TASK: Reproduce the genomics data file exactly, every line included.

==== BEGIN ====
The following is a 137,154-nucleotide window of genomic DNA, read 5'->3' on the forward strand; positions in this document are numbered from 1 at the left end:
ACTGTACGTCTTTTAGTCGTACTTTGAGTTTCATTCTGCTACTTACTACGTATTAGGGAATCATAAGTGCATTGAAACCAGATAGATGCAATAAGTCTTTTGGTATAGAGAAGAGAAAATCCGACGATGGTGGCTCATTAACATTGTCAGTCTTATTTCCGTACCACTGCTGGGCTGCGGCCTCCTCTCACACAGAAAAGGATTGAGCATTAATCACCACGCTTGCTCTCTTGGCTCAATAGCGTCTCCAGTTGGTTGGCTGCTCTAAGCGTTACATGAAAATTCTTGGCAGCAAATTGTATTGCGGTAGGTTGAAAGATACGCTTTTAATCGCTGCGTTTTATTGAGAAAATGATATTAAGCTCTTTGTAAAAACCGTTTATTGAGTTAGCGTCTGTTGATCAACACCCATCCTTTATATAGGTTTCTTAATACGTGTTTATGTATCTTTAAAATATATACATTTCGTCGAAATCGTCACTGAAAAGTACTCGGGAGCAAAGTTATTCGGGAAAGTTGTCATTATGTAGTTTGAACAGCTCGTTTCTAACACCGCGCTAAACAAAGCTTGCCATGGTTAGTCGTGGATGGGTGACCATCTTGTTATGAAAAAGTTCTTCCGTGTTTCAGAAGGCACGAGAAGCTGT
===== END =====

The following is a 137,154-nucleotide window of genomic DNA, read 5'->3' on the forward strand; positions in this document are numbered from 1 at the left end:
ACTGTACGTCTTTTAGTCGTACTTTGAGTTTCATTCTGCTACTTACTACGTATTAGGGAATCATAAGTGCATTGAAACCAGATAGATGCAATAAGTCTTTTGGTATAGAGAAGAGAAAATCCGACGATGGTGGCTCATTAACATTGTCAGTCTTATTTCCGTACCACTGCTGGGCTGCGGCCTCCTCTCACACAGAAAAGGATTGAGCATTAATCACCACGCTTGCTCTCTTGGCTCAATAGCGTCTCCAGTTGGTTGGCTGCTCTAAGCGTTACATGAAAATTCTTGGCAGCAAATTGTATTGCGGTAGGTTGAAAGATACGCTTTTAATCGCTGCGTTTTATTGAGAAAATGATATTAAGCTCTTTGTAAAAACCGTTTATTGAGTTAGCGTCTGTTGATCAACACCCATCCTTTATATAGGTTTCTTAATACGTGTTTATGTATCTTTAAAATATATACATTTCGTCGAAATCGTCACTGAAAAGTACTCGGGAGCAAAGTTATTCGGGAAAGTTGTCATTATGTAGTTTGAACAGCTCGTTTCTAACACCGCGCTAAACAAAGCTTGCCATGGTTAGTCGTGGATGGGTGACCATCTTGTTATGAAAAAGTTCTTCCGTGTTTCAGAAGGCACGAGAAGCTGT